Hazel worked as an actuary for several years after graduating from WashU, then as a systems engineer for IBM working on mainframe computers. She later returned to WashU to earn a master’s in teaching in 1991 and became a math teacher. She also had two more children during this time.
“Engineering helped me as a teacher, because when the kids would say, ‘Why do we need to know this?’ I had lots of answers to pull out,” Hazel says.
Changing from a career in math and engineering to teaching came from her desire to make a difference in people’s lives.
“I felt like I could touch lives and make people feel confident in their ability to do math,” Hazel says. “I don’t care if you love it or not, but you need to believe you can do it.”
In their last year at WashU, the Donalds were resident advisers in a residence hall. In addition, Arnold was an assistant to then-Dean James McKelvey, PhD, and helped found the Society of Black Engineers to support other African-American students in Engineering and to prevent students from leaving Engineering.
“There were a lot of students struggling, not because they couldn’t do the work, but because there was no support,” Hazel says. “The number of African-American students wasn’t that high, and it doesn’t take a lot to make an inhospitable environment.”
The Donalds have been taking cruises for many years — long before Arnold began his current role with Carnival. Both said their favorite cruise was to Antarctica. “There are not words to describe it — it is phenomenal,” Hazel says. “It’s just one of those things that you have to see.”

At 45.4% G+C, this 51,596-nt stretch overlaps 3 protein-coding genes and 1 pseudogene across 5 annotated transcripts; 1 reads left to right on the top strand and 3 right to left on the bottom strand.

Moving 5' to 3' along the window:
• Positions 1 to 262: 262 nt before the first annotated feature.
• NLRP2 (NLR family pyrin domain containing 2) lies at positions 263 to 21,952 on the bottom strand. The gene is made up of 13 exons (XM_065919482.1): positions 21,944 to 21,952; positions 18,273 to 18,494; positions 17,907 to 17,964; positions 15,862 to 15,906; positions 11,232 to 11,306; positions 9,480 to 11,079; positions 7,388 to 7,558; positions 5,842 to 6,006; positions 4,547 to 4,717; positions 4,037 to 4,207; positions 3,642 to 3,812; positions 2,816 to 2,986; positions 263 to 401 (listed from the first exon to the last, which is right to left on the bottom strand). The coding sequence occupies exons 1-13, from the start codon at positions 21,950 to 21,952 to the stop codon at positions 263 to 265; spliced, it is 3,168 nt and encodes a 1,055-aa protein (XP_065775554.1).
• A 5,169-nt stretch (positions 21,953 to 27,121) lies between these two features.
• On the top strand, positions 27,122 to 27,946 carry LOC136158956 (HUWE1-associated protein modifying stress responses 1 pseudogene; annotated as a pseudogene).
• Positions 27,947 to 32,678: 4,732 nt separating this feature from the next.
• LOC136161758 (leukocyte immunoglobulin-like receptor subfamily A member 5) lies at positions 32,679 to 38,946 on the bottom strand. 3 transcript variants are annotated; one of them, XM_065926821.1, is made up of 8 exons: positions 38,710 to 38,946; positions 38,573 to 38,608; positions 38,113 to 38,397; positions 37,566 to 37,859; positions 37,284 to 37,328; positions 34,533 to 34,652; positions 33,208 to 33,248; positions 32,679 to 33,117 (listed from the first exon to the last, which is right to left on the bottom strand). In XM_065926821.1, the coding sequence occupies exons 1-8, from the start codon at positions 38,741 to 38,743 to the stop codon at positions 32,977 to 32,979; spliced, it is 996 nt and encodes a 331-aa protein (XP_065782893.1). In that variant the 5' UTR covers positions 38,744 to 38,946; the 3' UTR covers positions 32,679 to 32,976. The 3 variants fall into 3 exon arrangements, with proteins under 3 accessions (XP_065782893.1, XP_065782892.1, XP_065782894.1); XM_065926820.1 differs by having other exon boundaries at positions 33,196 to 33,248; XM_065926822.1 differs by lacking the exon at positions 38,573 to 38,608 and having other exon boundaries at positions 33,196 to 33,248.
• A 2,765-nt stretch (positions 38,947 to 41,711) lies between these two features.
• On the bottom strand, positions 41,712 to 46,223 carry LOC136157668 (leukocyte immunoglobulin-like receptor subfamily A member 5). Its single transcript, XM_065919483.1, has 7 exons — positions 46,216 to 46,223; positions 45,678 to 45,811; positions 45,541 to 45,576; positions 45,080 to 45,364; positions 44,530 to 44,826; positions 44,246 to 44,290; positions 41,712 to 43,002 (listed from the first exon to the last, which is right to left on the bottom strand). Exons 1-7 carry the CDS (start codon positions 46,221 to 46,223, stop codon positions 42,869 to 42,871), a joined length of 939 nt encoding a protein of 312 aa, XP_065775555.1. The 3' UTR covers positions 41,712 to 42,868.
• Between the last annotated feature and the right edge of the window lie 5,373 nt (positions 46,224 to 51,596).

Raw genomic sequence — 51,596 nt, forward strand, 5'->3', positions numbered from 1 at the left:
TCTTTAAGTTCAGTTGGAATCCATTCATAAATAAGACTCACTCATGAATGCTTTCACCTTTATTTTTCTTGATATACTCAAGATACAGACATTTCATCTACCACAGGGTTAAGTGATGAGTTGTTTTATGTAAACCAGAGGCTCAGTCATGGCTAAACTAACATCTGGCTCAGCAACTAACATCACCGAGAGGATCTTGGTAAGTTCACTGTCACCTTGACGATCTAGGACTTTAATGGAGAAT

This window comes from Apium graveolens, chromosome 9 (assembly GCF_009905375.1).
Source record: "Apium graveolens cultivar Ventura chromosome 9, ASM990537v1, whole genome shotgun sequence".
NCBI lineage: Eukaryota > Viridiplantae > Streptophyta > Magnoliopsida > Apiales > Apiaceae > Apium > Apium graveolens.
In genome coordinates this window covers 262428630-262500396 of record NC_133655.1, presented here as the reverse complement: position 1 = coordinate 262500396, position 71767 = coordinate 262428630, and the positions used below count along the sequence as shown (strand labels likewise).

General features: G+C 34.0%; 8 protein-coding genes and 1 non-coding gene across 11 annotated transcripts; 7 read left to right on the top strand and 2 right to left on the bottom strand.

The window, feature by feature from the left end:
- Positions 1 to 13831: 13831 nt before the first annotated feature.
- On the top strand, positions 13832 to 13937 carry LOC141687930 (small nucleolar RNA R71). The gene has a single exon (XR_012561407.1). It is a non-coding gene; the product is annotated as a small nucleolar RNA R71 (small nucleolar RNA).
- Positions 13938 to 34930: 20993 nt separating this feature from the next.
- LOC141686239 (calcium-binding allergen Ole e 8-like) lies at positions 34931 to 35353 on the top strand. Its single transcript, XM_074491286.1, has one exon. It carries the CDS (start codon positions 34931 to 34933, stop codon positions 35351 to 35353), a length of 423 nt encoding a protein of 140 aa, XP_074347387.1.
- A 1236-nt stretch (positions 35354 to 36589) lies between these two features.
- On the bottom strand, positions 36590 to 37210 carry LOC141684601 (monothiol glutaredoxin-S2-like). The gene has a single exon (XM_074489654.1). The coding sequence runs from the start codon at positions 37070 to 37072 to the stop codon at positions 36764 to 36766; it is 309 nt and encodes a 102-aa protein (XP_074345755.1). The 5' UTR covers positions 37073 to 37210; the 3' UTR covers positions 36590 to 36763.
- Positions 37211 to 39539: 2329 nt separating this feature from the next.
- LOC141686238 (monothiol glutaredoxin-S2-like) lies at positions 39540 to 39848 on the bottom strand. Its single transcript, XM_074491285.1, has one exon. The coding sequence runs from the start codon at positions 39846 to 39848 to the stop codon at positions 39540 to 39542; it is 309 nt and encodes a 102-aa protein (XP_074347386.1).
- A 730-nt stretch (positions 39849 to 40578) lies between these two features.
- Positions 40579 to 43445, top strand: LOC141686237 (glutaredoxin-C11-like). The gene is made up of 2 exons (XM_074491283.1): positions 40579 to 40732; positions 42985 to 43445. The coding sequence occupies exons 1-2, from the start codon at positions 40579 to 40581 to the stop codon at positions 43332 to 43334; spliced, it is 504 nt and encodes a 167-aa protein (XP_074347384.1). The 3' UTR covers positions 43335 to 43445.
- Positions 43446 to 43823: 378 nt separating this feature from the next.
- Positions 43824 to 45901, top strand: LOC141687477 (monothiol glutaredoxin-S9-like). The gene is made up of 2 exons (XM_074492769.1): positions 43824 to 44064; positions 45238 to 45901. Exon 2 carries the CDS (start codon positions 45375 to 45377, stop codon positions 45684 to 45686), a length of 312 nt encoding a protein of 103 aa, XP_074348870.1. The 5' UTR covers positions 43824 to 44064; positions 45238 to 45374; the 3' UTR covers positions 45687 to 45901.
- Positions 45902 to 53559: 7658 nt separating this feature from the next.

The society was modeled after the black student union they had been a part of at Carleton. Shortly after the WashU society formed, similar groups at other schools reached out, and together they decided to create a national organization, now called the National Society of Black Engineers (NSBE). Donald ran for vice president of the national group.
“I decided I wanted to be vice president so I wouldn’t have to do anything, but could still put it on my résumé,” he says, laughing. “Instead, as vice president I traveled around the country talking to companies to get funding.”
NSBE now has more than 30,000 members worldwide in 394 active student and professional chapters.
Those skills he developed influencing corporations to give of their resources for NSBE built on his background, which stressed the importance of sharing and giving back. The Donalds are very generous with their time and resources in the St. Louis area and nationally, including funding a scholarship at WashU.
“Both of us grew up in families that shared whatever we had with others,” Hazel says. “We decided that St. Louis was going to be our home, so it’s good to try to make it the best place it can be.”
For Arnold, his generosity is a way to give back to those he says helped him through his education and career.
“So many people helped me — my family, Dean Brown, people in administration, and before that my church, the priests and seminarians,” he says. “So many people adopted me at Monsanto, took me under their wings and helped me. There’s no way I would have had the great experiences I’ve had in life — I wouldn’t have met Hazel — if I hadn’t had a whole lot of help along the way. It’s fun to give back, it’s rewarding to give back and it’s natural to give back.”